Spirituality and Youth


The Rev. Brian N. Prior MDiv


I stood in the driveway watching the ambulance drive away, the rest of my family following directly behind. I felt completely alone. The chaos of the events that transpired in the previous ten minutes played over and over in my mind.


I had come home from playing with a friend on this President's Day Monday to find my father home sick. Enquiring on how he was feeling, my father assured me he was fine. "Just the flu," and he told me to go downstairs to play with my brothers.


Moments later, for reasons unknown to me, I felt compelled to go back upstairs. I entered the kitchen to find my father sprawled out on the floor. I quickly ran downstairs to summon my brothers. Immediately, one brother and I began to perform CPR on my father as the other one called for an ambulance.


After waiting what felt like an eternity, an ambulance arrived and hurriedly strapped my father to a gurney, then rolled him out the front door. At that moment my mother arrived and was instructed by the ambulance driver to follow him to the hospital. She instructed my older brothers to get in her car, and because at 13 I was too young to go to the hospital, my mother told me to go to the neighbor's house.


There I stood in the middle of my driveway, all alone. Then, quite unconsciously, I reached beneath my T-shirt and grabbed the cross that I had recently received from my priest. As I did so, I immediately remembered the words he had said when he gave it to me. "This is to remind you that you are never alone. God is always with you."


In this transformational moment the emptiness that I was feeling was immediately replaced with a sense of comfort and reassurance. It provided me with an amazing feeling of inner strength.


I have often reflected on this life changing occurrence and how critical my faith was in providing me with the resiliency to endure this very traumatic experience. Sadly, it was the first of many as I endured the death of five other peers by the time I graduated from high school.


In over twenty-five years of working with young people I have witnessed and shared the painful journey of loss with many adolescents. Sometimes this involves the death of friends or family members. More often, however, it is suffering which is either self afflicted or perpetrated by another. Either way the innocence of childhood is almost always abruptly ended.


Yet, amidst incredible loss and suffering I have observed a significant number of young people not only endure, but flourish into compassionate, productive adults. Consistently in my experience there are certain key factors that have enabled adolescents to develop a resiliency to traumatic occurrences in their lives.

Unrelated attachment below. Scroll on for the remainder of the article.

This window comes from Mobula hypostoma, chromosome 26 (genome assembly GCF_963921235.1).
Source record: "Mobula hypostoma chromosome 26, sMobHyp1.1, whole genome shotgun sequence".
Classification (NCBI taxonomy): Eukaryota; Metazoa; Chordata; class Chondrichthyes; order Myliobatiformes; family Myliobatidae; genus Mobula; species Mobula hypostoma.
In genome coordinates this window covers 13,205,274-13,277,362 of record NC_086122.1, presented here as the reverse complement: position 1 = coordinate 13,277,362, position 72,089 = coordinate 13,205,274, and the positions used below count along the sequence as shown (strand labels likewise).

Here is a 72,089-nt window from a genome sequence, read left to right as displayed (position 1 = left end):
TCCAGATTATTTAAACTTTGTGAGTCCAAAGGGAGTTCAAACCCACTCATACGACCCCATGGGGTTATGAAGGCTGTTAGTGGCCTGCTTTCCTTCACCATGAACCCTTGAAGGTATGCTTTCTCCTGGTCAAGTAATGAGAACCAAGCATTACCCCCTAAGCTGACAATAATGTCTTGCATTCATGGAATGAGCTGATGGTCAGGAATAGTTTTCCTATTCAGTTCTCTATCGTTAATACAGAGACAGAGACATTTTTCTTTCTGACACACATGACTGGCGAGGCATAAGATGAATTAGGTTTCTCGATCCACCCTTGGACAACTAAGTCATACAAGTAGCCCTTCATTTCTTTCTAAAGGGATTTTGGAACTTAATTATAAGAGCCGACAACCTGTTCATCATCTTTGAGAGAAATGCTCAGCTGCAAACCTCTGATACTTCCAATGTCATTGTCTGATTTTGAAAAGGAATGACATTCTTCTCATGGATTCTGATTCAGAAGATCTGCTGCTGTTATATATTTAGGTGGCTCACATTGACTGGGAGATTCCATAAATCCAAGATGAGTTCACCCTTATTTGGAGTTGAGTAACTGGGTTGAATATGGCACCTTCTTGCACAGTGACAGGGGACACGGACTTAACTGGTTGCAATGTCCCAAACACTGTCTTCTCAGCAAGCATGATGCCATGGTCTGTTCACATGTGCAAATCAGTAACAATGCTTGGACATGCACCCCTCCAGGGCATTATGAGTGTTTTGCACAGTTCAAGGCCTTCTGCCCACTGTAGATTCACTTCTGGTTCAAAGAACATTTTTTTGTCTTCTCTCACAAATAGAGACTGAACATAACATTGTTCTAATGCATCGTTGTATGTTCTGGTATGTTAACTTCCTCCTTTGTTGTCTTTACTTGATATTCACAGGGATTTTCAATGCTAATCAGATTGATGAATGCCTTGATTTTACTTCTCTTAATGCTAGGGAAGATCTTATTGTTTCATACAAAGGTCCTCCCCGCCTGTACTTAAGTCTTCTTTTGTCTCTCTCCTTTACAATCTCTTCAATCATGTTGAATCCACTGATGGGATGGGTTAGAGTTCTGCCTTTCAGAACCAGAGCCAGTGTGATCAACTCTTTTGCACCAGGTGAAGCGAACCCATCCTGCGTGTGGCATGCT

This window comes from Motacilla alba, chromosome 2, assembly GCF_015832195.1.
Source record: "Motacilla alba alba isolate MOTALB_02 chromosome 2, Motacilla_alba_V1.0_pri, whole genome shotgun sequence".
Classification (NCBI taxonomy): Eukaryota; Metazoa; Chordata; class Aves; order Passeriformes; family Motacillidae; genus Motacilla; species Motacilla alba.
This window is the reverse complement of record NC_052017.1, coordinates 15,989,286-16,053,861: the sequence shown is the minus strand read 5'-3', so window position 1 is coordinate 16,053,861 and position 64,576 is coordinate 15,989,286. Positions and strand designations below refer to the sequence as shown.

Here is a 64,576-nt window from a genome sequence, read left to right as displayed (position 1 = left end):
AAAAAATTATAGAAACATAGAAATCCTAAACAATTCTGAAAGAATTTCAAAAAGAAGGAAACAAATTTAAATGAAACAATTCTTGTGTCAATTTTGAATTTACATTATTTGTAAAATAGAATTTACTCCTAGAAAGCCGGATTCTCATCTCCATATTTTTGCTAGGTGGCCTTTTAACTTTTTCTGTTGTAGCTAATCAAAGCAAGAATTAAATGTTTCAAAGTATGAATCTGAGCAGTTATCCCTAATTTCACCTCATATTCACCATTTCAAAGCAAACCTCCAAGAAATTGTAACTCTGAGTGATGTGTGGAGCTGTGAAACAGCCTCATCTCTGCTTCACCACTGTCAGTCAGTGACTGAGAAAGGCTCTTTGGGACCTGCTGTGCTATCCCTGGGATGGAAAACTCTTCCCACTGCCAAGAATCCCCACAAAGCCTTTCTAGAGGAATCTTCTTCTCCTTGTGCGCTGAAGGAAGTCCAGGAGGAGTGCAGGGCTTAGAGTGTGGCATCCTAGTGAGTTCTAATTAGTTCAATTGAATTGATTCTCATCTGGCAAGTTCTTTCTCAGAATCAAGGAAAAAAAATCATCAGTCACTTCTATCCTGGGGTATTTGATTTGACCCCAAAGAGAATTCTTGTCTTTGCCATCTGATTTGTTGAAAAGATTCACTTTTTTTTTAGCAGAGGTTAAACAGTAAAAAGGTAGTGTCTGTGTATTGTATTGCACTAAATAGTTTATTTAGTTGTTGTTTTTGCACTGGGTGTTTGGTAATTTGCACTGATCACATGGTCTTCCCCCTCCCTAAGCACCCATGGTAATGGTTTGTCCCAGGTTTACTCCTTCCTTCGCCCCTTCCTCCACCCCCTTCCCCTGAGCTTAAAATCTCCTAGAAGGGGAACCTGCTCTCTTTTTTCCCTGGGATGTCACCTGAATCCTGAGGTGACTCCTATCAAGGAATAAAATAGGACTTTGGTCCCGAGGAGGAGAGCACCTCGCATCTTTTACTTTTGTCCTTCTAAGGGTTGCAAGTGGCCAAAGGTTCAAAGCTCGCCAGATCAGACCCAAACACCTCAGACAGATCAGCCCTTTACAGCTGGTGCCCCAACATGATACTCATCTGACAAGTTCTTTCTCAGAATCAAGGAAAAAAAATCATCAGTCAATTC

This resiliency is not based on forming a hard shell, denying the reality of the circumstances they are faced with, or aggressively acting out. Rather, it is rooted spiritually in a deep sense of core values.

The first of these values is an understanding about in whose image they are created. When young people begin to see themselves as created in the image of God they begin to possess an inherent feeling of being grounded.


The second spiritual core value is that they are loved unconditionally. In the best circumstances the primary place this is lived out is in a familial setting. Young people who feel that they are loved not based on their actions or choices good or bad, but rather for whom they are as children of God live their lives out of love and not out of fear.


The third spiritual value is an innate understanding that being created in the image of God, and being unconditionally loved as a child of God, they also are uniquely gifted. With the assistance of parents, mentors and peers young people begin to discern not only those things they are "good at" but also what they really have passion for. As importantly, they also begin to not only understand but also accept that there are some things that are not their gifts.


The final spiritual core value is a clear sense of belonging. This is shaped when young people find themselves connected to a community. This is not just any community, but rather one that nurtures, supports and encourages the spiritual values of being created in the image of God, that they are unconditionally loved, and that they are uniquely gifted.


These core spiritual values that enable adolescents to establish the resiliency to endure incredible pain and loss, in my experience, need a key factor to be in place: a mentor. While family is unquestionably the primary expression of where one is shaped and formed, adult mentors are the ones who "smooth the rough edges" of whom God is calling all of us to be. Mentors, whether they are youth ministers, coaches, educators, or neighbors, are critical in an adolescent's development. True mentors encourage, support, challenge and assist young people in clearly seeing who they are and who they can become. Nothing will be more beneficial in helping a young person understand their spiritual core values.


Once adolescents begin to grasp their spiritual core values, they will begin to possess a self perception and identification which will provide them with the resiliency to endure the pain and loss which is undeniably a part of the life journey.